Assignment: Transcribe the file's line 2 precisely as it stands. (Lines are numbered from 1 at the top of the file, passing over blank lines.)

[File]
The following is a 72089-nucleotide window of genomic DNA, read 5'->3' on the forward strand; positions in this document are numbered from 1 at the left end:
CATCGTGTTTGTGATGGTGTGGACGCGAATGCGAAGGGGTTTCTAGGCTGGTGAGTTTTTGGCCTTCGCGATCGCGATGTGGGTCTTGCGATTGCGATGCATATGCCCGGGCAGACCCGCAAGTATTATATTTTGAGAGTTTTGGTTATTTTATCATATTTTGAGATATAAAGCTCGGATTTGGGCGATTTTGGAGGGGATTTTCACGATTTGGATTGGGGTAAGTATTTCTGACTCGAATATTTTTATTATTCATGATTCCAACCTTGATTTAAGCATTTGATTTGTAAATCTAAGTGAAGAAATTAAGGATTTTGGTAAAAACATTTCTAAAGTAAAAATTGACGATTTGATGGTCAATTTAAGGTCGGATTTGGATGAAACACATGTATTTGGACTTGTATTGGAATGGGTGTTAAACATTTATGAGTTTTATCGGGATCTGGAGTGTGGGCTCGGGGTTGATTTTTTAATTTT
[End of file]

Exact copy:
CATCGTGTTTGTGATGGTGTGGACGCGAATGCGAAGGGGTTTCTAGGCTGGTGAGTTTTTGGCCTTCGCGATCGCGATGTGGGTCTTGCGATTGCGATGCATATGCCCGGGCAGACCCGCAAGTATTATATTTTGAGAGTTTTGGTTATTTTATCATATTTTGAGATATAAAGCTCGGATTTGGGCGATTTTGGAGGGGATTTTCACGATTTGGATTGGGGTAAGTATTTCTGACTCGAATATTTTTATTATTCATGATTCCAACCTTGATTTAAGCATTTGATTTGTAAATCTAAGTGAAGAAATTAAGGATTTTGGTAAAAACATTTCTAAAGTAAAAATTGACGATTTGATGGTCAATTTAAGGTCGGATTTGGATGAAACACATGTATTTGGACTTGTATTGGAATGGGTGTTAAACATTTATGAGTTTTATCGGGATCTGGAGTGTGGGCTCGGGGTTGATTTTTTAATTTT